New Times obtained a Justice Department file that included a copy of an investigative background report produced by Dade's OCB detailing the WFC investigation. The report was meant to orient investigators from other agencies involved in the case. "The following report is only an attempt to bring together and possibly show a relationship of the many separate facts, concerning the possible ties between illicit narcotic trafficking, terrorist activities.... This information may stem from a multitude of sources, such as many confidential informants, street talk, federal law enforcement, and local agencies throughout areas of the United States." (Today Hernandez Cartaya, who lives in Miami, denies allegations that he or WFC did anything illegal.)
At the time, investigators suspected that Hernandez Cartaya was linked to the Central Intelligence Agency, which may have used the WFC banking network to move funds to anticommunist guerrillas and agency operatives in South America and Cuba. "Files of the Miami FBI office disclose that several persons suspected of being involved in terrorist activities are employed by WFC," the report states. "Perhaps the most prominent figure is Duney Perez Alamo, allegedly the building manager for WFC. Perez Alamo has expertise in guerrilla warfare and explosives, and self-admittedly was an employee of the Central Intelligence Agency in the mid-1960s." (Hernandez Cartaya acknowledges that his company employed Perez Alamo. "He worked security for us," he says. "I had nothing to do with hiring him." As for the alleged CIA link: "I don't recall any of that. There is no direct connection to the CIA.")
In addition the background report notes that Myriam Rodgers, daughter of notorious anti-Castro terrorist Orlando Bosch, was arrested on June 17, 1977, while trying to smuggle 7.5 pounds of cocaine through Miami International Airport. In her purse investigators found the address for WFC offices in Coral Gables. Court records show that Rodgers pleaded guilty to a lesser sentence.
Camilo Padreda's involvement with WFC, according to the report, appears to have begun in 1973, in association with a troubled housing project in Virginia Gardens called, simply, the Virginia Gardens Project. The project's owners, Orlando Mendez and Oscar Ferrer, ran short of money to complete construction. They took out a second construction loan with WFC Mortgage, a subsidiary of WFC, but still encountered delays. At that point Hernandez Cartaya wanted to foreclose, according to the report, which cites a WFC source working on the deal with Hernandez Cartaya.
"At this time, Camilo Padreda came into the picture," the report states. "[Padreda] told Hernandez Cartaya that he was going to obtain a building permit regardless of the faulty building construction. A major structural defect was present at the point where the two sections of the building connect. The permit was obtained by Padreda."
The report continues: "As a result of C. Padreda's influence, they 'muscled out' Ferrer & Mendez, who were furious." (Hernandez Cartaya counters: "It was all very friendly. Padreda had nothing to do with it.")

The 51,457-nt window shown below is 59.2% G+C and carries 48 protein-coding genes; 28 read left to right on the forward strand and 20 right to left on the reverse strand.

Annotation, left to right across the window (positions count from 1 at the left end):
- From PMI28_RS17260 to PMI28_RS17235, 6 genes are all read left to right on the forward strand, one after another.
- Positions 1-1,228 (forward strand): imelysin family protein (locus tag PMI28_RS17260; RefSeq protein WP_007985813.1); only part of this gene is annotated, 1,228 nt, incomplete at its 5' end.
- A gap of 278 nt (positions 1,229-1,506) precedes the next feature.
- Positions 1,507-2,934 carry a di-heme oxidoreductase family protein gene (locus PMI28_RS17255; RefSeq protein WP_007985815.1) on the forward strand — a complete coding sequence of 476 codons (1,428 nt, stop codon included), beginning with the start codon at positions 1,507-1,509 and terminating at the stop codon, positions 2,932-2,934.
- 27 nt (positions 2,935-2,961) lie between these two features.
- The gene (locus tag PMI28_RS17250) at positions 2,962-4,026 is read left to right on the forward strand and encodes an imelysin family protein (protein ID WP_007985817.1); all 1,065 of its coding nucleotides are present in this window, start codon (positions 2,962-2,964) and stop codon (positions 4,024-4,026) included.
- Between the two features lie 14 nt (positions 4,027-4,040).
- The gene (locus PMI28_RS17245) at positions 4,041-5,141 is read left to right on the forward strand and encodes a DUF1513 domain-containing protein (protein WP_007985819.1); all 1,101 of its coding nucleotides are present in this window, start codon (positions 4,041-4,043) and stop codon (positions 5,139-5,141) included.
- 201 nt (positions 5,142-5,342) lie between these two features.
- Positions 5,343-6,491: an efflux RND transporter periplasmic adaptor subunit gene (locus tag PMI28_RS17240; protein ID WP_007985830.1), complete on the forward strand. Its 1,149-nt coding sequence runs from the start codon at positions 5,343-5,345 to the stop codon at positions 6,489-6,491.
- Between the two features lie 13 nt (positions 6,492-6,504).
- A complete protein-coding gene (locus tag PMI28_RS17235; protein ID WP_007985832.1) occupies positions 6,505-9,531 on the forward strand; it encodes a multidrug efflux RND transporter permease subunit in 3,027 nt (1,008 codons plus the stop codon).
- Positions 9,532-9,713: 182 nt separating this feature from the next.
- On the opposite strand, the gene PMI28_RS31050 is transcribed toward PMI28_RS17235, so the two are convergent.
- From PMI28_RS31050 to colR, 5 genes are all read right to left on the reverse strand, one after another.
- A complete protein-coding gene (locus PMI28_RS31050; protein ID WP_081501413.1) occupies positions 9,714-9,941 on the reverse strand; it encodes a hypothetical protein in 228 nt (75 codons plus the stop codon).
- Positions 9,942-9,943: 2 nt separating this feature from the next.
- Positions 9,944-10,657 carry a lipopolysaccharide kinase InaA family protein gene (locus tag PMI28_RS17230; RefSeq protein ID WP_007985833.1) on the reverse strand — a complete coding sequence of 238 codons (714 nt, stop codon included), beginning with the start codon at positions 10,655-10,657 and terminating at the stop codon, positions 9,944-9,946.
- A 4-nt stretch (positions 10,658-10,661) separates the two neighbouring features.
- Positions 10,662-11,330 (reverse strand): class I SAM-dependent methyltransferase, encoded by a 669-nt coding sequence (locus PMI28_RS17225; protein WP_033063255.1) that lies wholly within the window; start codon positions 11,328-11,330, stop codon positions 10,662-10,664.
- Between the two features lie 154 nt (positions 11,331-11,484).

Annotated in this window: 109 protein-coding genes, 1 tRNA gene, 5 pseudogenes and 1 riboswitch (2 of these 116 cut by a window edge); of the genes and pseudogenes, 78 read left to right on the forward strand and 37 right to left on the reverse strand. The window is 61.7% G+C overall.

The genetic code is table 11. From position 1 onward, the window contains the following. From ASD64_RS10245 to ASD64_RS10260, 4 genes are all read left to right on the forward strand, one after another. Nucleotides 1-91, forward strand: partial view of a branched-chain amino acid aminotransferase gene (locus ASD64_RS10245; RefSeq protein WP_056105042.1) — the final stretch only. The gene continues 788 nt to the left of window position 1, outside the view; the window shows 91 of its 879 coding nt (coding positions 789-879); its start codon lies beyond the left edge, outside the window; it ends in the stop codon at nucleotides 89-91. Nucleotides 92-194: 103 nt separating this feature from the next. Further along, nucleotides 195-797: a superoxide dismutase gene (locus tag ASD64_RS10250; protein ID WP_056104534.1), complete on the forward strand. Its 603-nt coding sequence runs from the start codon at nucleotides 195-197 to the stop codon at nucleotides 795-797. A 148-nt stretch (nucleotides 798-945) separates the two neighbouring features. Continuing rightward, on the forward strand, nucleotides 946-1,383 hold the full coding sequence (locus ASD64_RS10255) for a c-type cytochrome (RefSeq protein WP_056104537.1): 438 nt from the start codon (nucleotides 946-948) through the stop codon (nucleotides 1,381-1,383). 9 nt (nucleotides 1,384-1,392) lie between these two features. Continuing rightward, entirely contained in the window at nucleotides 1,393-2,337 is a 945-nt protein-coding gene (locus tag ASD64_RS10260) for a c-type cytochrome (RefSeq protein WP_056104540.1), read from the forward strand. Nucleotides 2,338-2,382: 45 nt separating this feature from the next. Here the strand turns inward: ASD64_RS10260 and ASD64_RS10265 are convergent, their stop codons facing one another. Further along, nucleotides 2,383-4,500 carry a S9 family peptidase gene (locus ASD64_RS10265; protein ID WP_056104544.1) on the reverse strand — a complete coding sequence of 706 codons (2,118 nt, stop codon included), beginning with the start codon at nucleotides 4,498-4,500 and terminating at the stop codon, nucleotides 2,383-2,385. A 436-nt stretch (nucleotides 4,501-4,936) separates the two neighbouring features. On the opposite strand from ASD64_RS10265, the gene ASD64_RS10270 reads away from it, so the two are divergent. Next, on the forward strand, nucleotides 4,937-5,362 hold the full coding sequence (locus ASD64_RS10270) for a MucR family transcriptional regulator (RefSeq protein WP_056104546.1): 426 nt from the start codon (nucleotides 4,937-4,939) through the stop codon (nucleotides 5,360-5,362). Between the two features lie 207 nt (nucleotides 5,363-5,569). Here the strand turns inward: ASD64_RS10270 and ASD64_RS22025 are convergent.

Nonetheless a business partnership was born. Padreda and Hernandez Cartaya got along so well that within a year the two resourceful entrepreneurs worked together to expand Hernandez Cartaya's business interests into other fields. "On five separate occasions during 1977, Guillermo Hernandez Cartaya attempted to incorporate a life insurance company," reads the report. "On each attempt the Dade County Organized Crime Bureau supplied the Insurance Commissioner's Office with sufficient information to stop the certificate of incorporation. On the fifth application for incorporation, Hernandez Cartaya withdrew his name from the corporation and had it appear that the following individuals would control the company: Camilo Padreda, head of Latin Builders Association; José R. Paredes, Miami Assistant City Manager; Mike Abrams, head of Dade County Democratic Party." (Hernandez Cartaya says this passage from the report sounds "accurate." Abrams says he can't recall specifics from so long ago, but that it's possible he put his name on the incorporation papers. "I did do some consulting work for him," Abrams recounts. "I liked the guy.")
Once again the organized-crime task force was able to provide sufficient documentation to prove that these men were merely fronts for Hernandez Cartaya, according to the report. The application was denied.
Despite WFC's anticommunist connections, investigators wrote that they developed credible leads indicating it received money from Castro's government and may in fact have interacted with the Cuban military. "It would appear that WFC would be anti-Castro, but with facts obtained by Dade County Organized Crime Bureau ... there is a question where WFC's political loyalties lie," the report asserts, citing among other things loans to WFC from the Bank of Moscow in London; meetings between a WFC representative and Cuban military officials in Cuba, and then that WFC representative's apparent debriefing sessions with Hernandez Cartaya; and statements from "the supervisor of the telex mechanic in the WFC office stating that coded messages were sent to Cuba via Panama." (Hernandez Cartaya scoffs at this assertion: "Everybody knows I'm a veteran of the Bay of Pigs and that I'm a very strong anti-Castro person. I had nothing to do with Cuba and didn't meet anybody from Cuba.")